Media company Viacom reported quarterly revenue below Wall Street estimates on Thursday, as domestic advertising sales fell and the media company collected lower fees from cable TV operators and online distributors.
The company said worldwide affiliate revenue fell 3 percent to $1.15 billion, missing estimates of $1.16 billion, according to research and data analytics firm Factset.
Viacom, the owner of MTV, Comedy Central and Paramount Pictures, said domestic advertising revenue fell 3 percent to $922 million.
Since taking the helm in 2016, Chief Executive Officer Bob Bakish has focused on a turnaround plan, which includes improving programming at its cable TV networks and improving relations with distributors.
Paramount Pictures, which returned to profitability in the second quarter, did well in the domestic market in the reported quarter thanks to the release of "A Quiet Place," the first film under Paramount's new management team, as well as "Book Club".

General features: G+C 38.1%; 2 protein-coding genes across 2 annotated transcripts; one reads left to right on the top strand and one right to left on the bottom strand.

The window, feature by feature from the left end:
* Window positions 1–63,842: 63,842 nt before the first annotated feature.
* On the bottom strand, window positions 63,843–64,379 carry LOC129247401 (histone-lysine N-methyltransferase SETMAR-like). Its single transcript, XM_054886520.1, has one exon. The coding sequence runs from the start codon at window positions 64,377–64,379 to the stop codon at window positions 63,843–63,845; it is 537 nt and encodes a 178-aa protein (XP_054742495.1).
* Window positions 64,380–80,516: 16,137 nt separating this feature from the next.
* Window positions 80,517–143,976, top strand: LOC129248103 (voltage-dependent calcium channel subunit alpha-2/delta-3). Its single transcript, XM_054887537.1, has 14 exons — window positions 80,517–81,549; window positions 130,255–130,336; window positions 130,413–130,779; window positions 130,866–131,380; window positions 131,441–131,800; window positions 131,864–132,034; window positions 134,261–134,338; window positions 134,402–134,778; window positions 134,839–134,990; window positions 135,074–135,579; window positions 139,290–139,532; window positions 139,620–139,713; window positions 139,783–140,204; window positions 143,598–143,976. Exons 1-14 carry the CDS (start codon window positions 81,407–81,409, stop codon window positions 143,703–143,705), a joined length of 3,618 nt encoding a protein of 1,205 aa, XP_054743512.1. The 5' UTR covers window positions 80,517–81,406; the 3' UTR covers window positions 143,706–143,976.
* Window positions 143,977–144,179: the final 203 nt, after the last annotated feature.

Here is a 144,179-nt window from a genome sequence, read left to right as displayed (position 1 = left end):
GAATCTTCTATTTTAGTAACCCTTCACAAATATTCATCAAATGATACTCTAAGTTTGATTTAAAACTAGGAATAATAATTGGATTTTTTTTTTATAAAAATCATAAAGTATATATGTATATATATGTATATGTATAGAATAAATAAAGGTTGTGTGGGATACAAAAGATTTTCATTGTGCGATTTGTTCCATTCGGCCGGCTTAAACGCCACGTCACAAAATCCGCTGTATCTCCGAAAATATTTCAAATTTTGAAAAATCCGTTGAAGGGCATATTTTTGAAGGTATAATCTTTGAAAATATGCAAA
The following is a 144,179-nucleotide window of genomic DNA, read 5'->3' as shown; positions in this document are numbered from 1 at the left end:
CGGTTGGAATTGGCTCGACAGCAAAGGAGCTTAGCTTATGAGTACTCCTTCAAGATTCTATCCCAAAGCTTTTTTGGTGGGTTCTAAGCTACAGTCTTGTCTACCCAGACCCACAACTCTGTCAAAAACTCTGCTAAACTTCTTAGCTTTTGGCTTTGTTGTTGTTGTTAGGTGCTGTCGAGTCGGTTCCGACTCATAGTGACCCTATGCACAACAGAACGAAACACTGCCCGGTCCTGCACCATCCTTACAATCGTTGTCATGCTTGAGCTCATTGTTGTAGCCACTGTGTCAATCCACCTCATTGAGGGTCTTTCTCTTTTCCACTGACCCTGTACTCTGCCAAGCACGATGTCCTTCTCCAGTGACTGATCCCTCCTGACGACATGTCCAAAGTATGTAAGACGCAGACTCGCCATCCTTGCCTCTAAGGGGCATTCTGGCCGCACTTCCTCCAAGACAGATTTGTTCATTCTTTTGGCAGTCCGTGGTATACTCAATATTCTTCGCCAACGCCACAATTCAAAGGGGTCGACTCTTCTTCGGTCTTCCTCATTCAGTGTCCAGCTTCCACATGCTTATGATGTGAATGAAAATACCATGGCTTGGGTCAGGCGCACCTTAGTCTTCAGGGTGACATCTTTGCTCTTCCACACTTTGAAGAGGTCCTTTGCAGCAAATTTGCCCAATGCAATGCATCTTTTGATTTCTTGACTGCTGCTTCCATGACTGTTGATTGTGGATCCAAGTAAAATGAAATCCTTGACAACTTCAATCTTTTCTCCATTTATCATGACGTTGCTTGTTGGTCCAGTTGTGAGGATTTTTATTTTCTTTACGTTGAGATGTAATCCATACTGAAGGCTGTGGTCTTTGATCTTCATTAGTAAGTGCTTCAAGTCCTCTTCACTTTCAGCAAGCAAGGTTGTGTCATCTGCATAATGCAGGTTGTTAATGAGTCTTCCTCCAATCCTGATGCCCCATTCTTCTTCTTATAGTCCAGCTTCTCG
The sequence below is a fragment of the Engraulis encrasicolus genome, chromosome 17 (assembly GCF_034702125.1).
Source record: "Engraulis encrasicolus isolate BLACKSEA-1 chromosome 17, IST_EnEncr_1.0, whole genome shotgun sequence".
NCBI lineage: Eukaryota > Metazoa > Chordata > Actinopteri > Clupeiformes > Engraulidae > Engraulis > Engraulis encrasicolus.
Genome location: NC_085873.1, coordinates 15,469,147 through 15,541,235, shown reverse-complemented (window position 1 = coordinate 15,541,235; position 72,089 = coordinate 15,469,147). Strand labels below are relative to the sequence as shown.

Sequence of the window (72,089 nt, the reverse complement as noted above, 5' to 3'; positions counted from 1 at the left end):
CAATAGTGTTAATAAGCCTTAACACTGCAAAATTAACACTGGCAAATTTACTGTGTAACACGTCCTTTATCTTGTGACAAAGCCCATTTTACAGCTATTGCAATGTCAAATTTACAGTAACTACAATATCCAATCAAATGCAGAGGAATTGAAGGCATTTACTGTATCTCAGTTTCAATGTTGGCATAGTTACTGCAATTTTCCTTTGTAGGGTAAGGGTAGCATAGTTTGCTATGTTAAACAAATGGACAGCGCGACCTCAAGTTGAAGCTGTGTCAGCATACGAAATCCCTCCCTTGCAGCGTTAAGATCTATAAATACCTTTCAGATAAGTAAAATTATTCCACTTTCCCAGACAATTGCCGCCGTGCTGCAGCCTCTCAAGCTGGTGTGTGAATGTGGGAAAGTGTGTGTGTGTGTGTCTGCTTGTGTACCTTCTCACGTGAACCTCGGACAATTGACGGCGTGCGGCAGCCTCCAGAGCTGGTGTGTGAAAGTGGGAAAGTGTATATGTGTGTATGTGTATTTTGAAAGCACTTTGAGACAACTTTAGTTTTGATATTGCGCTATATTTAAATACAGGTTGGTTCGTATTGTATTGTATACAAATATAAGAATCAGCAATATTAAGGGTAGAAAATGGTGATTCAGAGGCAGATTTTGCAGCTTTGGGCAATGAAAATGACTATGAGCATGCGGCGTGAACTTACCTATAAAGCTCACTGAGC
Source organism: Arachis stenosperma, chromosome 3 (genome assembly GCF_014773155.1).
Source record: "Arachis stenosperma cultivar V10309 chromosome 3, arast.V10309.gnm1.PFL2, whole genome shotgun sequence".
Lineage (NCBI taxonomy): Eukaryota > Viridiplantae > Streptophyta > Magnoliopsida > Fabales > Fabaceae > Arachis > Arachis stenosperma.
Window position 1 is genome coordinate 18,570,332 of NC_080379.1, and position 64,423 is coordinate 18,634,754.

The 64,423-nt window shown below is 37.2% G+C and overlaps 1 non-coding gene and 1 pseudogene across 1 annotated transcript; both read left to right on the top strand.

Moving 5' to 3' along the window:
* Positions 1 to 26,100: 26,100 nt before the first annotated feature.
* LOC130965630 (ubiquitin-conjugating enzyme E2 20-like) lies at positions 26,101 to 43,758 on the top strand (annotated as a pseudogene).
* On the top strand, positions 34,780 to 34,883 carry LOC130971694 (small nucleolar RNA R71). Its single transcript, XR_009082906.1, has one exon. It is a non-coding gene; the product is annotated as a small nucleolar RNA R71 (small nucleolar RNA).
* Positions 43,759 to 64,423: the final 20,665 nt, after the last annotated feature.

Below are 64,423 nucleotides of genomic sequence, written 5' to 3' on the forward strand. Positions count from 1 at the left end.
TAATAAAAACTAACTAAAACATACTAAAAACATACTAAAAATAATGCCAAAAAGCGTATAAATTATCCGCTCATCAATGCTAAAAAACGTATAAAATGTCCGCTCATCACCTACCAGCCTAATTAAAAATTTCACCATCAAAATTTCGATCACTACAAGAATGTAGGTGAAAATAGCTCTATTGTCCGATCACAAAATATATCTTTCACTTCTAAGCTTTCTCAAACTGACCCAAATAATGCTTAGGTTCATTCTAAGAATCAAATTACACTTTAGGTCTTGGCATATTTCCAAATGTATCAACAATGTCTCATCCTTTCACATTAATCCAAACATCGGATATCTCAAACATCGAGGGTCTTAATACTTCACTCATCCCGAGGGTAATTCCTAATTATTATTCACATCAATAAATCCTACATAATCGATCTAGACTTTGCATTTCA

Viacom and CBS, both controlled by Sumner and Shari Redstone's family company, National Amusements, are exploring a merger, but the efforts have been opposed by CBS Chief Executive Officer Leslie Moonves.
Net income attributable to Viacom fell to $522 million, or $1.29 per share, in the third quarter ended June 30, from $683 million, or $1.70 per share, a year earlier.
Total revenue fell to $3.24 billion from $3.36 billion.
On an adjusted basis, the company earned $1.18 per share.
Analysts on average had expected a profit of $1.07 per share and revenue of $3.26 billion, according to Thomson Reuters I/B/E/S.
CORRECTION: This story has been updated to show worldwide affiliate revenue fell 3 percent to $1.15 billion, missing estimates of $1.16 billion.